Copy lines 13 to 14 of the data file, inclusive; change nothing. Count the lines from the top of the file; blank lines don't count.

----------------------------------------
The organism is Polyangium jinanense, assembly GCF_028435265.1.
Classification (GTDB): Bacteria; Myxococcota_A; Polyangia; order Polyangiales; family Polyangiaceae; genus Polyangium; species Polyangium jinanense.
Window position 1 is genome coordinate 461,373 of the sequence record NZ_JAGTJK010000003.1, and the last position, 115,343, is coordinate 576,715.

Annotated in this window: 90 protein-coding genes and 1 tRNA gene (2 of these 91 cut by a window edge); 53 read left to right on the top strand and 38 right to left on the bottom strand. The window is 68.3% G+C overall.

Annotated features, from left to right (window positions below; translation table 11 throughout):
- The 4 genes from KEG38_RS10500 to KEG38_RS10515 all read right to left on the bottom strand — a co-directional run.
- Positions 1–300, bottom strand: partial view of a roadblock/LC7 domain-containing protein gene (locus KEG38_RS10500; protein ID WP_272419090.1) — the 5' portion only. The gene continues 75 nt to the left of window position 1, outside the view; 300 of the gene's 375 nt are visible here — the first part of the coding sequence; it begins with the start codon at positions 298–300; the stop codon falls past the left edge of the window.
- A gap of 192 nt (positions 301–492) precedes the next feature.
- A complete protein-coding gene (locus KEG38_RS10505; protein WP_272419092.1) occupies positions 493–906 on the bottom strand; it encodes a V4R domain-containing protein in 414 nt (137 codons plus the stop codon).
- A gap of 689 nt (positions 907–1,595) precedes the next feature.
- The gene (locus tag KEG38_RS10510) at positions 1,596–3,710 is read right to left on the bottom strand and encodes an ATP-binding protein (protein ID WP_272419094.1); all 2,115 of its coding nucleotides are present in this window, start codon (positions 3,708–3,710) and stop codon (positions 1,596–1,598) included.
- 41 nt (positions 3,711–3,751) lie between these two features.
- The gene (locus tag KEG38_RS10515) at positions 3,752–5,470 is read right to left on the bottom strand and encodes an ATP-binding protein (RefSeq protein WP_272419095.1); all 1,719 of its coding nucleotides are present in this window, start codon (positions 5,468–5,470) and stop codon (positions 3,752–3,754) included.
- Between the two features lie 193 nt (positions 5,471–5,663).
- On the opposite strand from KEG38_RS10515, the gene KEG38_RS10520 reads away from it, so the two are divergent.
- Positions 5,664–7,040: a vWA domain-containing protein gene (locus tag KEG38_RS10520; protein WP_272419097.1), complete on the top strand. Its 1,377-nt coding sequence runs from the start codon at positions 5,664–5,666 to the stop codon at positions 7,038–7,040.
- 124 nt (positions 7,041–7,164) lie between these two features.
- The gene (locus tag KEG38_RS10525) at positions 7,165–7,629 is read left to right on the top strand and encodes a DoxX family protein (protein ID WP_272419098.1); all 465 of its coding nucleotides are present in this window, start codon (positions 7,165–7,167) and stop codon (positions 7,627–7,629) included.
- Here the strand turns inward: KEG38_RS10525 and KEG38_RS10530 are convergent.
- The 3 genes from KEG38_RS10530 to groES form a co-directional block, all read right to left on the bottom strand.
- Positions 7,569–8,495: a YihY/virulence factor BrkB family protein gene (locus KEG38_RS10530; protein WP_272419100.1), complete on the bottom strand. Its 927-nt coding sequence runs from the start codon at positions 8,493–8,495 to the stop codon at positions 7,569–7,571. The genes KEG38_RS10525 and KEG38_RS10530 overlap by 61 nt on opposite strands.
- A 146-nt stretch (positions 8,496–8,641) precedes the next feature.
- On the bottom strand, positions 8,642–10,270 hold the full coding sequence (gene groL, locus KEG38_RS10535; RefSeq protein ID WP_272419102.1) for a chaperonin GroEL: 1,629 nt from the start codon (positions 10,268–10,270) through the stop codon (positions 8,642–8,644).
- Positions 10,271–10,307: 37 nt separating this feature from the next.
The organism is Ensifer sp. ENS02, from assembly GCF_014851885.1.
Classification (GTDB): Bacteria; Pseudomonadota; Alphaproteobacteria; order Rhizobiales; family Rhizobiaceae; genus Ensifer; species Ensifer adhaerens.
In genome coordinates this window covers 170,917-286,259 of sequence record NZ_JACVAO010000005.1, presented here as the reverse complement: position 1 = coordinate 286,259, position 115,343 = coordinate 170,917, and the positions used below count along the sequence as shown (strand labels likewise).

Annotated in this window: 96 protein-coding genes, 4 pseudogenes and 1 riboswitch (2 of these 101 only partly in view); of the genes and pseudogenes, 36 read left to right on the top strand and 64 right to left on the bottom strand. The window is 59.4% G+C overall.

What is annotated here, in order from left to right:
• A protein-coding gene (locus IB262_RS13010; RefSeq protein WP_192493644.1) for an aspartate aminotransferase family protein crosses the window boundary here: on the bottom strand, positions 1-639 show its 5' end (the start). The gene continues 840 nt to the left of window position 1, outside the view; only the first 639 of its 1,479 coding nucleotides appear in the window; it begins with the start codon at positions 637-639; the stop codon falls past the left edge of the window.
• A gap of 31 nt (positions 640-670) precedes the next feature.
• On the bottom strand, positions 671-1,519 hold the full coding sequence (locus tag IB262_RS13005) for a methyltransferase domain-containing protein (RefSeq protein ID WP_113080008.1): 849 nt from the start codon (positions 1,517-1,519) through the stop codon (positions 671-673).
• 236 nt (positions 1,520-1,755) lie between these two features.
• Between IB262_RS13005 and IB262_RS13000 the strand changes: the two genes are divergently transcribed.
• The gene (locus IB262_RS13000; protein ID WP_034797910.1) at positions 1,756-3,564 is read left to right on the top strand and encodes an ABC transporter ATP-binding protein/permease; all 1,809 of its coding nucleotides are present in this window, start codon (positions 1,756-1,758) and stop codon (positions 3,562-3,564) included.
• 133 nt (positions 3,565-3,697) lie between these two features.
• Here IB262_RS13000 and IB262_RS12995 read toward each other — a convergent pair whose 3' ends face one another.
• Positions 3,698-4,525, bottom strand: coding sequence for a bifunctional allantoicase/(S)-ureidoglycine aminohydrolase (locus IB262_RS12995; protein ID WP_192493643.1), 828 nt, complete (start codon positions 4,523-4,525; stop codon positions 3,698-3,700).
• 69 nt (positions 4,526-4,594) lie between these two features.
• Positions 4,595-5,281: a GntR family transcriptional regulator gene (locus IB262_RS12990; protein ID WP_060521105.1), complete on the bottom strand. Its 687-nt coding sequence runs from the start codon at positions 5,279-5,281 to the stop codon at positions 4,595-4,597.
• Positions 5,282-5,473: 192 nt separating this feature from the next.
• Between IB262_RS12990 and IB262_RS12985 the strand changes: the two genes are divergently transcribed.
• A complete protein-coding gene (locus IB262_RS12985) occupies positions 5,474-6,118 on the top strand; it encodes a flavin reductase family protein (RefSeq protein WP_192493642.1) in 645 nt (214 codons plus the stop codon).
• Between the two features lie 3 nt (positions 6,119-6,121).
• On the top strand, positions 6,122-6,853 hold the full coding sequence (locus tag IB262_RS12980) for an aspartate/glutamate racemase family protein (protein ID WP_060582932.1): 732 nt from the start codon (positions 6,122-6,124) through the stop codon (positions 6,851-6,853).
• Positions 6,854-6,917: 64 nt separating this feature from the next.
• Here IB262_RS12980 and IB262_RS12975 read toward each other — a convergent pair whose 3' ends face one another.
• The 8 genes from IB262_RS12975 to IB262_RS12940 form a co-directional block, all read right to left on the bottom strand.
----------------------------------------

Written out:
- The gene (locus tag KEG38_RS10515) at positions 3,752–5,470 is read right to left on the bottom strand and encodes an ATP-binding protein (RefSeq protein WP_272419095.1); all 1,719 of its coding nucleotides are present in this window, start codon (positions 5,468–5,470) and stop codon (positions 3,752–3,754) included.
- Between the two features lie 193 nt (positions 5,471–5,663).